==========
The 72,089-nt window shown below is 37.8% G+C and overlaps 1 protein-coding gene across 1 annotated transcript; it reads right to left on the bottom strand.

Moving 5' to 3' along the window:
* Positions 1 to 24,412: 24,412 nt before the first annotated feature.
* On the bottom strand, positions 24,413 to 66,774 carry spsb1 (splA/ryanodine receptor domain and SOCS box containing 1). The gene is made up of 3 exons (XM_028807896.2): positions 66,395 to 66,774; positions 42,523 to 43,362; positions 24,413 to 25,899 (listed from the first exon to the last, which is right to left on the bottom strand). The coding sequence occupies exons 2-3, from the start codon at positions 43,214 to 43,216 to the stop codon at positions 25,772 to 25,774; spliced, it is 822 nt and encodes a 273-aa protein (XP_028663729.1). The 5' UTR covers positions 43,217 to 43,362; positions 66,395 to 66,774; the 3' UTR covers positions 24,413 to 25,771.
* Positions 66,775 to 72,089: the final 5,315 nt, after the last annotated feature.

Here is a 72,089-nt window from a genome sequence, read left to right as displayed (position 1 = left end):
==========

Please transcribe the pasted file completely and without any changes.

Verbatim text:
The 72,089-nt window shown below is 37.8% G+C and overlaps 1 protein-coding gene across 1 annotated transcript; it reads right to left on the bottom strand.

Moving 5' to 3' along the window:
* Positions 1 to 24,412: 24,412 nt before the first annotated feature.
* On the bottom strand, positions 24,413 to 66,774 carry spsb1 (splA/ryanodine receptor domain and SOCS box containing 1). The gene is made up of 3 exons (XM_028807896.2): positions 66,395 to 66,774; positions 42,523 to 43,362; positions 24,413 to 25,899 (listed from the first exon to the last, which is right to left on the bottom strand). The coding sequence occupies exons 2-3, from the start codon at positions 43,214 to 43,216 to the stop codon at positions 25,772 to 25,774; spliced, it is 822 nt and encodes a 273-aa protein (XP_028663729.1). The 5' UTR covers positions 43,217 to 43,362; positions 66,395 to 66,774; the 3' UTR covers positions 24,413 to 25,771.
* Positions 66,775 to 72,089: the final 5,315 nt, after the last annotated feature.

Here is a 72,089-nt window from a genome sequence, read left to right as displayed (position 1 = left end):